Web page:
Fellow journalist Robin Wright, not to be confused with the “House of Cards” actress of the same name, is as credentialed as it gets. Deservedly, she has received the National Magazine Award, United Nations Correspondents Association Gold Medal, National Press Club Award, Overseas Press Club Award, and more (see www.robinwright.net).
The veteran foreign correspondent (a fellow U-Michigan alum) has a piece in the Dec. 12 issue of The New Yorker with perspective worth careful attention from any journalist interested in foreign affairs, especially those who monitor religion.
Wright also demonstrates that long-form magazine journalism by a beat specialist is as good as it gets in our business, and that analysis enriched by shoe-leather reporting is superior to mere arm-chair musings by professionals in the chattering classes.
The article’s tour d’horizon of the Mideast mess has a tantalizing headline: “After the Islamic State.”
Wright’s lede proposes that this “deviant strain of Sunni fanatics” has been “a disaster for all Sunnis across the region” and may now be “crumbling.” That’s hinted in this May quote from the No. 2 commander of Islamic State (hereafter ISIS): “It is the same, whether Allah blesses us with consolidation or we move into the bare, open desert, displaced and pursued.”
Wright figures the U.S. claim of 45,000 I.S. fighters driven off the battlefield may be high, but personnel losses “have been staggering” and the influx of new young foreign recruits is waning. ISIS territory has declined 57 percent in Iraq and 27 percent in Syria. U.S. bombing raids are backing operations to liberate the major I.S.-ruled city, Mosul and the headquarters town, Raqqa. In October, ISIS even lost control of tiny but symbolic Dabiq, Syria, where many Muslims anticipate an Armageddon-like apocalypse.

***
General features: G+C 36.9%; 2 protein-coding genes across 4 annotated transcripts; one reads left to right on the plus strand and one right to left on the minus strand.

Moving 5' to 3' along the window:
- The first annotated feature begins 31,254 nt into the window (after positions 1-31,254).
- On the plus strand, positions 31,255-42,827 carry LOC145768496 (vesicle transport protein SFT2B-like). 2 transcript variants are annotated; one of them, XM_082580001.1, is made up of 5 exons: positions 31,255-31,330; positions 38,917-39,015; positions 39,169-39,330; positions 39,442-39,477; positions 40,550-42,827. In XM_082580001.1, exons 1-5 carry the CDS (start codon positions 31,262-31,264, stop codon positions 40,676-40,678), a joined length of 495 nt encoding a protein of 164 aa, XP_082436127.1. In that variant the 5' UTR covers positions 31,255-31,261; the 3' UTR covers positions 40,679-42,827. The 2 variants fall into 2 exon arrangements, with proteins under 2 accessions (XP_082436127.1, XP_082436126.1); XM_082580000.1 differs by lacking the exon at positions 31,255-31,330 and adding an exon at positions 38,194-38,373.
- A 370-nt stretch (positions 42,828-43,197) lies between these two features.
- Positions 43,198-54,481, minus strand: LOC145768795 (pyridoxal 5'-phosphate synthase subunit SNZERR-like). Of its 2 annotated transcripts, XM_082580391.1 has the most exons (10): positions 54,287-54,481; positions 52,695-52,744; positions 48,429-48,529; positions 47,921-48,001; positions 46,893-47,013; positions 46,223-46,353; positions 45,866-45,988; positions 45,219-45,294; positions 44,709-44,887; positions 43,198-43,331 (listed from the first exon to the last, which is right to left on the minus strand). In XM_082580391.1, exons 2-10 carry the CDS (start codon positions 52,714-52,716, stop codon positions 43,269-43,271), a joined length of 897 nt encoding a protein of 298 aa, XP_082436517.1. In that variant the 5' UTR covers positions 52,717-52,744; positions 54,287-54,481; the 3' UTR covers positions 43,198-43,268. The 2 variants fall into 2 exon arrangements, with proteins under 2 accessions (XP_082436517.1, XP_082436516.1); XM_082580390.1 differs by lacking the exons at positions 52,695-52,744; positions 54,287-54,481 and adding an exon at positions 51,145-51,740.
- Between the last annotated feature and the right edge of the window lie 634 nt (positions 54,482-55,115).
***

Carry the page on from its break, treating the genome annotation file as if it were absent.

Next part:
In this Trump Era of would-be withdrawal from world woe, we’re warned that military conquest will not end the threat. Wright says defeated jihadis will simply recede into inaccessible enclaves in the Mideast and foster more lone-wolf attacks around the West.
The official ISIS magazine, for instance, urged that vehicles mow down innocent pedestrians, exactly the terror tactic at Nice, France, and Ohio State University. Meanwhile, Al Queda, the ISIS rival that equally despises the West, is rebuilding, in league with Syria’s dangerous Nusra Front (now renamed Jabhat Fateh al-Sham or JFS).
A broad geographic caliphate “was probably never sustainable,” we’re told, but dreams of such a Muslim utopia, roused by ISIS, are now “entrenched” and will persist as part of the global landscape of ideas.
Consider the situation in Lebanon, which adjoins Syria with its own brutal civil war. As a result, one-fifth of current residents are Syrian, a trend with echoes of earlier waves of persecution of Christians in Syria. The current wave is the equivalent of 65 million refugees flooding into the United States. Grassroots Christians have no faith in the U.S., the West otherwise, or the Vatican, and thus look to Shi’ite militias for protection.
Across the Mideast, Wright portrays a horrid scenario for Sunni Muslims. The region’s hoped-for sources of power and ideology are dead or dying -- leverage from oil wealth, Nasserism, Baathism, pan-Arabism, Palestinian solidarity and the rest. Public discourse on campuses and elsewhere is stifled.
Even heavily-armed regimes are “fragile.” Shi’ite Iraq squandered years of freedom and ignores Sunni grievances. Saudi Arabia is vulnerable. Investments and tourism are drying up in Egypt. A third of Arab youths are unemployed.
Upsumming: With “severe economic distress” across the region (except for Israel) “the long-term sustainability of some Arab states is in question.” Sunni dictators and monarchs formerly dominated the Mideast but “their world is in ruins.” What news stories will emerge from their frustration and rage?